Both executions that used this supply of illegally imported, compromised drugs resulted in significant pain and suffering for the individuals executed. In Brandon Rhodes’ case, his eyes remained open for the entirety of his execution,indicating that the illegally imported sodium thiopenthal used in his execution was sub-potent, leading to an “agonizing” execution for Mr. Rhode. In the case of Emmanuel Hammond, Mr. Hammond’s eyes also remained open, and appeared to be trying to communicate throughout during the first part of his execution.

In the summer of 2011, Georgia switched its protocol from a three-drug protocol using sodium thiopenthal as the first drug in that protocol to a three-drug protocol utilizing pentobarbital as the first drug in the injection cocktail. The first execution to take place with this protocol was widely reported by objective, third-party sources to have caused tremendous suffering for Mr. Blankenship, the person executed. The media reports of Mr. Blankenship’s execution note that he grimaced, appeared to gasp for air, convulsed, and like Mr.Hammond and Mr. Rhode, remained with his eyes open.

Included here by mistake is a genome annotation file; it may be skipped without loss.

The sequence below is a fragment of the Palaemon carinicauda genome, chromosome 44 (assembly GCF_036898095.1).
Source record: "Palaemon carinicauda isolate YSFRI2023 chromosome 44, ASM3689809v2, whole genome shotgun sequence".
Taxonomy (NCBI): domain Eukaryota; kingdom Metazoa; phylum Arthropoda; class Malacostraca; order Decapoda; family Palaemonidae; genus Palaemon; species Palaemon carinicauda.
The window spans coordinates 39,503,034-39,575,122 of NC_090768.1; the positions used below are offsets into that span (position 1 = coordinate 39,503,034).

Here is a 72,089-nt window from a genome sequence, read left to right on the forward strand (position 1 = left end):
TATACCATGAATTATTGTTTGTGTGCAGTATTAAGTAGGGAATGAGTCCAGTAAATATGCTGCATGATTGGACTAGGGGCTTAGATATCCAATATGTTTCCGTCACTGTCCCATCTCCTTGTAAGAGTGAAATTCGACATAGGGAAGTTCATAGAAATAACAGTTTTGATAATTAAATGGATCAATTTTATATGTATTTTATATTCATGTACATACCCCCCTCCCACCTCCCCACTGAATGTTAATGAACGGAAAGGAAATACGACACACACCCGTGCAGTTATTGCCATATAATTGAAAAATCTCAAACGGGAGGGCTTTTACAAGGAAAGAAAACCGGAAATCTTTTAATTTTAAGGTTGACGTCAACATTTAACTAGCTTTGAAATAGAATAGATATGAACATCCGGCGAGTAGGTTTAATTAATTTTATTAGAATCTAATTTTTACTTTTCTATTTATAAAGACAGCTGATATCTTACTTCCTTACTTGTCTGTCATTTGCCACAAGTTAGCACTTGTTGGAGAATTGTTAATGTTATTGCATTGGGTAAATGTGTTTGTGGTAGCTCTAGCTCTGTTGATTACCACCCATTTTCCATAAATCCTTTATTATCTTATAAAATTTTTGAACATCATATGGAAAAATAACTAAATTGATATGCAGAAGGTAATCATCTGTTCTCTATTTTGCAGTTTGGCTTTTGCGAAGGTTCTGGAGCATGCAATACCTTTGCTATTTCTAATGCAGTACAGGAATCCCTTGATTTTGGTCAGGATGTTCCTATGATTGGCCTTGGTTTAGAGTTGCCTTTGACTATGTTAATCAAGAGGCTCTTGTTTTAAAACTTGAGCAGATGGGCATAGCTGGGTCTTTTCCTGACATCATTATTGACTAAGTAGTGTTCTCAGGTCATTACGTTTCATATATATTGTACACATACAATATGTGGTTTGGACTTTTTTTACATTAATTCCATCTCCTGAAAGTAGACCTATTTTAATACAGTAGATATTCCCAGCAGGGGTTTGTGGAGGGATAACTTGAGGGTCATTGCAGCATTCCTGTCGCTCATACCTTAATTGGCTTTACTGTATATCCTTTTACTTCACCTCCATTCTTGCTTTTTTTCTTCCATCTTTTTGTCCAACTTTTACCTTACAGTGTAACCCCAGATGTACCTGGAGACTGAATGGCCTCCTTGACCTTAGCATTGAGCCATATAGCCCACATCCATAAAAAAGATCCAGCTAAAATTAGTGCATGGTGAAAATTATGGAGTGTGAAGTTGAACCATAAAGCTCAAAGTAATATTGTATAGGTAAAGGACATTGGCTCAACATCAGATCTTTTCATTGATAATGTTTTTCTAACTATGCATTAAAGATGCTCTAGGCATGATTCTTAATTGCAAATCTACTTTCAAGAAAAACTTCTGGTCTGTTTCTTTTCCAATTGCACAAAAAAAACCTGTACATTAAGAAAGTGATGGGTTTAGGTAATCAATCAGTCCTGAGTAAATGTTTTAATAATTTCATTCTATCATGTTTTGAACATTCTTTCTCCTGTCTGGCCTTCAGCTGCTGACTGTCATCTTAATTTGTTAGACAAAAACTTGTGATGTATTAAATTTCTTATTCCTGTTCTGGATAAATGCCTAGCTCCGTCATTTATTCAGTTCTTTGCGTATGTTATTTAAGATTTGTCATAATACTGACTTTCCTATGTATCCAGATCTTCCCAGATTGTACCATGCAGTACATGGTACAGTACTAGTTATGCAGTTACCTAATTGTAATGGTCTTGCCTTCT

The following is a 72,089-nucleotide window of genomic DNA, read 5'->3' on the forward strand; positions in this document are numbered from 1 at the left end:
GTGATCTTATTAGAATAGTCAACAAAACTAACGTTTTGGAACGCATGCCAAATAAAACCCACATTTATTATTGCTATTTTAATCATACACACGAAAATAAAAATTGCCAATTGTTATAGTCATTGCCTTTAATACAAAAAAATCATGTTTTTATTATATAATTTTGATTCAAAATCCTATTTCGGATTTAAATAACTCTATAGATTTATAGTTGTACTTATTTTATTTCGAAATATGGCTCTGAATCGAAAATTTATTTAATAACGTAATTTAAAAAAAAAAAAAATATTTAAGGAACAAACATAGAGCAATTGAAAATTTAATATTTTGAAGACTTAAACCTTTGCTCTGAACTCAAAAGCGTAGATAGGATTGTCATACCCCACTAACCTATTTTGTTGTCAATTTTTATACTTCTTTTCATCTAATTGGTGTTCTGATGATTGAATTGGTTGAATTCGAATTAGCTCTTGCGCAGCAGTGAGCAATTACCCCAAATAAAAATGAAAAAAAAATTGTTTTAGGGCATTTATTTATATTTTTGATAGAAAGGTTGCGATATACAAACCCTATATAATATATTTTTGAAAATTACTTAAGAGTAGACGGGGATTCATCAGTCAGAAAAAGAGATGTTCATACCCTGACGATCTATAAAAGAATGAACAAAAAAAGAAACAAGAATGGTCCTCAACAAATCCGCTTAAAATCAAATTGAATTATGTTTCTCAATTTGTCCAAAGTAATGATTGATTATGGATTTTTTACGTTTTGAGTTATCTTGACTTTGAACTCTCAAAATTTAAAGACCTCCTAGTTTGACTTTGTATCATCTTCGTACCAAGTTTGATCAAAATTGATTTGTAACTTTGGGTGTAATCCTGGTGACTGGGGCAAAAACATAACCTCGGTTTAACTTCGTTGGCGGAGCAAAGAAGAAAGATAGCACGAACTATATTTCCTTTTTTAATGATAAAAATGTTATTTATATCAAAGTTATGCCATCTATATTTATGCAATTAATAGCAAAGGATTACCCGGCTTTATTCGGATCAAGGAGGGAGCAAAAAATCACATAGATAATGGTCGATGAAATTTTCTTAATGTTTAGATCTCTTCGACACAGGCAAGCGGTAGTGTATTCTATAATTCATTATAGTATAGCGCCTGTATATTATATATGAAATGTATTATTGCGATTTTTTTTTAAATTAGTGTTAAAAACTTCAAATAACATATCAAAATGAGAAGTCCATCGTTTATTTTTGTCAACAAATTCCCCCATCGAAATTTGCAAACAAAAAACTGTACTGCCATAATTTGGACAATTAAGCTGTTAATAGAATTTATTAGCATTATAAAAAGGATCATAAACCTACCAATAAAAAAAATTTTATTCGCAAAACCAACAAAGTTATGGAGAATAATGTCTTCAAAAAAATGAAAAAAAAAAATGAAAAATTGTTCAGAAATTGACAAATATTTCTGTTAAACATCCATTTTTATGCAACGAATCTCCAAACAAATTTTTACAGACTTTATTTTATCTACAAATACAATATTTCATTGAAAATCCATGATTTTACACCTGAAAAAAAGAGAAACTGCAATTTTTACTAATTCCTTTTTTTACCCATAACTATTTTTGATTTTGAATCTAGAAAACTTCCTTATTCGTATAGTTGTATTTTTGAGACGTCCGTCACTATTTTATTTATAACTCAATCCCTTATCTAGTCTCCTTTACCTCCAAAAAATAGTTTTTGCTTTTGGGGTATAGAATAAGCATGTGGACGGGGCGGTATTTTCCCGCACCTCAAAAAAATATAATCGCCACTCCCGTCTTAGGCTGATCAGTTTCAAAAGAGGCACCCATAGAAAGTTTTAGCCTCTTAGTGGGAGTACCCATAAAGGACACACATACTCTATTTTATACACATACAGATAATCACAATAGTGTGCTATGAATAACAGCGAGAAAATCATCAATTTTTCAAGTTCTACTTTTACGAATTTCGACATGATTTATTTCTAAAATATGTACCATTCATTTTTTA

Among the pro-death penalty jurisprudence, this is one area that exhibits some humanity: we will execute people, but we will execute them humanely. So the Supreme Court said in Baze v. Rees that a lethal injection protocol can be cruel and unusual punishment. There have been challenges to the drug protocols of various states and anti-death penalty activists have pressured drug companies into not providing the lethal cocktail.

And so, afraid of not having a legal source of FDA approved drugs, the Georgia DOC turned to its legislature to suddenly making the whole thing secret and unreviewable. So the man who is to be put to use using this magic concoction has no way of knowing if the drugs are safe or if they’re going to make him convulse in agonizing pain while he may or may not die.